"By far the biggest brat to sneak his way through Eastern Bloc culture during the New Wave era, Yugoslav bomb-thrower Dušan Makavejev wasn't someone who took on his vocation with a somber air," writes Michael Atkinson for IFC. "I don't know for sure how much fun he had making movies, but he seems to have been locked into a constant euphoria of half-soused, giggling movie love.... No filmmaker ever had so much high sport with the prevarications of Iron Curtain communism while the dictators were still striding the ramparts."
"The Criterion Collection brought [WR: Mysteries of the Organism] and Sweet Movie to DVD in 2007, and now Criterion has added Dušan Makavejev: Free Radical, a boxed set of three early features, to its no-frills Eclipse line." Dave Kehr in the New York Times: "These films - Man Is Not a Bird (1965), Love Affair, or the Case of the Missing Switchboard Operator (1967) and Innocence Unprotected (1968) - may arrive as ghostly dispatches from a vanished country, but thanks to Mr Makavejev's bounding wit they seem as full of unruly life as ever."
"[U]nlike with Andrzej Wajda's tightly anti-communist Polish parables," writes Joseph Jon Lanthier in Slant, "Makavejev's metaphors for oppression and redemption are in constant flux throughout even individual films, like giddily metamorphosing moths daring us to catch up as we watch them devour our favorite cardigan. And despite their municipal-mindedness, Makavejev's movies... are obstreperous anti-satires, instead nose-thumbing the establishment with the genre-fusing, stream-of-consciousness, kitchen-sink ethos we might find in a Lenny Bruce routine (sans the self-deprecating confessions and racial slurs). Makavejev, in other words, deliriously applies the introspective, symbol-laden arrhythms of personal, 'Freudian' comedy to arguments against the state that are ordinarily founded in parodical theses."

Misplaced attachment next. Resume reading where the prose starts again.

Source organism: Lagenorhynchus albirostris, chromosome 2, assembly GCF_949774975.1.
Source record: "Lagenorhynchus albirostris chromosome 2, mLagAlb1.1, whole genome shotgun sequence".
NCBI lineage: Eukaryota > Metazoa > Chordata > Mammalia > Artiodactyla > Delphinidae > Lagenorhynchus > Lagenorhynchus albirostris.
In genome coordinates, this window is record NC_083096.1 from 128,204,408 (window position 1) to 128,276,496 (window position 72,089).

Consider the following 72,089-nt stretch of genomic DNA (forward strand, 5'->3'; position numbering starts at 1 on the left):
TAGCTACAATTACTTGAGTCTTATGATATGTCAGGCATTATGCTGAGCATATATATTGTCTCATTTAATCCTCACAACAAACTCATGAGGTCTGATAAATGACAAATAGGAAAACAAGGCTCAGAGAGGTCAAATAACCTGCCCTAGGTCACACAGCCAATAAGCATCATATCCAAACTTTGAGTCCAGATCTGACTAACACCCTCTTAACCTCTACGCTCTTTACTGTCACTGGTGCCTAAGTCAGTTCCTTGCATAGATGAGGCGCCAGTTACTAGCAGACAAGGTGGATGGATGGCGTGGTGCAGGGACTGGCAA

"His body of work is smaller and surely less influential than that of such New Wave titans as Godard and Oshima, and his early movies, so inextricably tied to their moment, have dated a bit," concedes Dennis Lim in the Los Angeles Times. "But in some ways, with his indelible fantasies of sexual freedom and political liberation, Makavejev remains the definitive 1960s filmmaker."
"He specializes in contradictions," writes Michael Koresky in Criterion's Current, "both in his artistic sensibility - eternally wry yet not an avowed satirist, hopeful about humanity yet unrelenting in his grim portrayals of our willing complacency - and in the very form of his films, which use collage and juxtaposition as tools for liberation from social and cinematic strictures. Skeptical of authority and any official ideology, as well as the straitjacket of linear story telling ('Narrative structure is prison; it is tradition; it is a lie; it is a formula that is imposed,' he once said), Makavejev aims to tear down and rebuild the basic blocks of moviemaking itself. Toggling easily, even imperceptibly, between fiction and documentary, his films can appear to be vérité portraits of everyday life one minute and unhinged, surreal comedy the next - like a Jean Rouch ethnography crossed with absurdism by way of Luis Buñuel."
Gary W Tooze: "This is exactly what fans have come to expect from the Eclipse Series - exploring clandestine art films that purchasers would never have had the opportunity to be exposed to previously."